The Law of Moses


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“Ain’t right. Bushy was a good man. Ain’t right burying him with this trash.”

West looked at the man who had all the characteristics of a teamster.

“Did you know this man?” West motioned to Bushy.

“Course I know’d him. He hailed from St. Louis. Still has a daughter back there, I think. He was a good man. Most of the mines in these parts wouldn’t have gear and food if it weren’t for Bushy and men like him. It ain’t right the marshal sticking him in the ground with those two thieves and killers.”

“I didn’t see you voice your concern when the marshal was here.”

“No! And you won’t see me step on rattlesnakes either.”

“What does that mean?”

The teamster looked at West as if wondering if West was simple, “You don’t know what I mean? You don’t know Sam Moses?”

West shrugged, “Can’t say that I do. He’s only been marshal a couple of days. Our old marshal died in his sleep. Marshal Tom had been the law here as long as I have been here and that’s a spell. We put out the word, and Moses was the first to respond. We got trail herds coming through in a bit so we hired him.”

The teamster struggled to hold back his chuckling, “You hired Sam Moses to be your marshal as a pig in a poke?”

“I don’t see what is so funny.”

“Do you have laws on the book here, or a list of dos and don’ts the people are supposed to live by?”

“Sure, we have laws, voted on by the town council and signed into law by the mayor.”

“Well, you can throw that book away. This town is under the Law of Moses now.”

Samuel Cardiff had a plan. He had recently graduated from the Teachers College and now he was returning home. The first goal completed, his next step was to find a position and then he could get married. Samuel was a quiet man, some would say a pacifist. He believed in God, family and education. He was not concerned with the happenings outside his home town. Outside events, however, were about to drag him from his beloved Elmira.

It was the spring of 1861 and Confederate forces had recently attacked Fort Sumter. Against every moral belief, he enlisted in the Union Army and with his first step toward the south, he changed his life forever.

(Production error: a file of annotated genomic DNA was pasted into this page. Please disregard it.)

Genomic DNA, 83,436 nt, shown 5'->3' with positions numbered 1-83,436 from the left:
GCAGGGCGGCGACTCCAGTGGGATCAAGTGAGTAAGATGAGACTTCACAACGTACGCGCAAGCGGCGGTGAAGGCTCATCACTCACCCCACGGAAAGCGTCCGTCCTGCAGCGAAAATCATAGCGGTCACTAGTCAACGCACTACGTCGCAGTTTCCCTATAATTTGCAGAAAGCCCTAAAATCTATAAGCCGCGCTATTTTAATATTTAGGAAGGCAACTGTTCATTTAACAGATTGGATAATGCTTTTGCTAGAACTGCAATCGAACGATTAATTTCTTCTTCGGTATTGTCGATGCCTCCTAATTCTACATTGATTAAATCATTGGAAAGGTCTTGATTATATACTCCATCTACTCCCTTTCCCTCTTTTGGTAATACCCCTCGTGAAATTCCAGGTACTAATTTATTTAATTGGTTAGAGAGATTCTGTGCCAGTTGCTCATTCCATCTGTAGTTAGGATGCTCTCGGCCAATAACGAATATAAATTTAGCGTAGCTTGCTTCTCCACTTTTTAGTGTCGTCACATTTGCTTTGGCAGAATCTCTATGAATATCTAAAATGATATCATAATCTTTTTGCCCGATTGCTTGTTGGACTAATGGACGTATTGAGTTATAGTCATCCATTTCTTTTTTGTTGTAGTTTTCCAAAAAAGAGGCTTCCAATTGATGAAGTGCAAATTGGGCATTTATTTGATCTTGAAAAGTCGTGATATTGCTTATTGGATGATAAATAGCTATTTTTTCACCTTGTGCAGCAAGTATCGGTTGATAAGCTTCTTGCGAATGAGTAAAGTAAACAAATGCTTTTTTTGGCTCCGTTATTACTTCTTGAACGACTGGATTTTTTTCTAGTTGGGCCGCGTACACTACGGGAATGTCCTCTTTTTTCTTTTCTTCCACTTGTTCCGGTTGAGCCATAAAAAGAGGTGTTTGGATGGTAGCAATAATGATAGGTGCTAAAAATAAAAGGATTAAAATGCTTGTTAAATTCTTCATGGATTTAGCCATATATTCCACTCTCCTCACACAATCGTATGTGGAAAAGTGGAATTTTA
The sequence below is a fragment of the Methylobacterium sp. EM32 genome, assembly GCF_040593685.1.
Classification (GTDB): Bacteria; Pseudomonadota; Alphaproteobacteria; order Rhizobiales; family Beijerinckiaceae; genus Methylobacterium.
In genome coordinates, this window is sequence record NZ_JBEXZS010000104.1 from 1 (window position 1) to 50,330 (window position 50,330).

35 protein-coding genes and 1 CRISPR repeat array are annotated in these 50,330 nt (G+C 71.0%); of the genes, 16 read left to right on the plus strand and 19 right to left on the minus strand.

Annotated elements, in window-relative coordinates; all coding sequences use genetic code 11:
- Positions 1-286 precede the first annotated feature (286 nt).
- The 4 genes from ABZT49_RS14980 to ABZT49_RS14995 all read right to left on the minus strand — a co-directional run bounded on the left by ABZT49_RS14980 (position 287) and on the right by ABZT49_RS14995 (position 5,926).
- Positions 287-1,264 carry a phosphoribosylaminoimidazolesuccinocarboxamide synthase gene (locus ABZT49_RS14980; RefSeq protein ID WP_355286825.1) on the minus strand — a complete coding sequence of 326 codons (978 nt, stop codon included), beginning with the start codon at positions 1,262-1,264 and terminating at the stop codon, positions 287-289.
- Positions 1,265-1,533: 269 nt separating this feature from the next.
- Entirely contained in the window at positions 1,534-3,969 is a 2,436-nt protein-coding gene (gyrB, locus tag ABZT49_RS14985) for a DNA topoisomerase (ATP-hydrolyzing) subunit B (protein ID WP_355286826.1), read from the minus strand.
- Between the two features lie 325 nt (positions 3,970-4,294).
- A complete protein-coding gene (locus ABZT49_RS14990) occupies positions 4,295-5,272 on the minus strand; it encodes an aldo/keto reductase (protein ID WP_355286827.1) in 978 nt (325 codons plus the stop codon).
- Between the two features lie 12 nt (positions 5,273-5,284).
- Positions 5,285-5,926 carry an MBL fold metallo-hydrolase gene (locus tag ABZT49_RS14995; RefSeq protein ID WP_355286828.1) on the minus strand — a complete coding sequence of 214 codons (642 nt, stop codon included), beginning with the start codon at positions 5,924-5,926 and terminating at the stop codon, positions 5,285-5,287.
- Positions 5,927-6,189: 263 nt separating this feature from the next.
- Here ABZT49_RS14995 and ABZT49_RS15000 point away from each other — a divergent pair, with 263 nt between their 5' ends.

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Reader Reviews


Delos…just finished! This is actually a ‘feel good’ book……makes a person feel that all is not lost….that there is hope out there if we allow it to penetrate our heart…..I’m excited to read the further adventures of Sam.
Thank you again for your talent!


While I was always a fan of western movies, and an avid reader, this was the first western novel I’ve picked up. I wound up attacking it in a little over two days, and found it next to impossible to put down for any length of time. This certainly won’t be the last western piece I read.

The novel’s narrative draws you in from the first page and keeps you hungry to unravel the backstory of its title character. The history and attention to detail wrapped up within the text keep the reader – even one unfamiliar with the west or Civil War history – both informed and entertained, providing context to Sam Moses’s tragedy. I very much enjoyed The Law of Moses and have not hesitated to recommend the title to friends. I’ll be looking forward to seeing more from Mr. Griffeth.

The book has a great first chapter that immediately grabs your attention. The author is able to take you on an emotional journey as Sam struggles to deal with his past challenges and heartache. In the end, Sam is able to come to terms with his fears and find happiness after having been to the depths of despair. This book appeals to historical buffs as well as those who have expereinced serious adversity in their lives. It is a book about hope and how we should never give up!!


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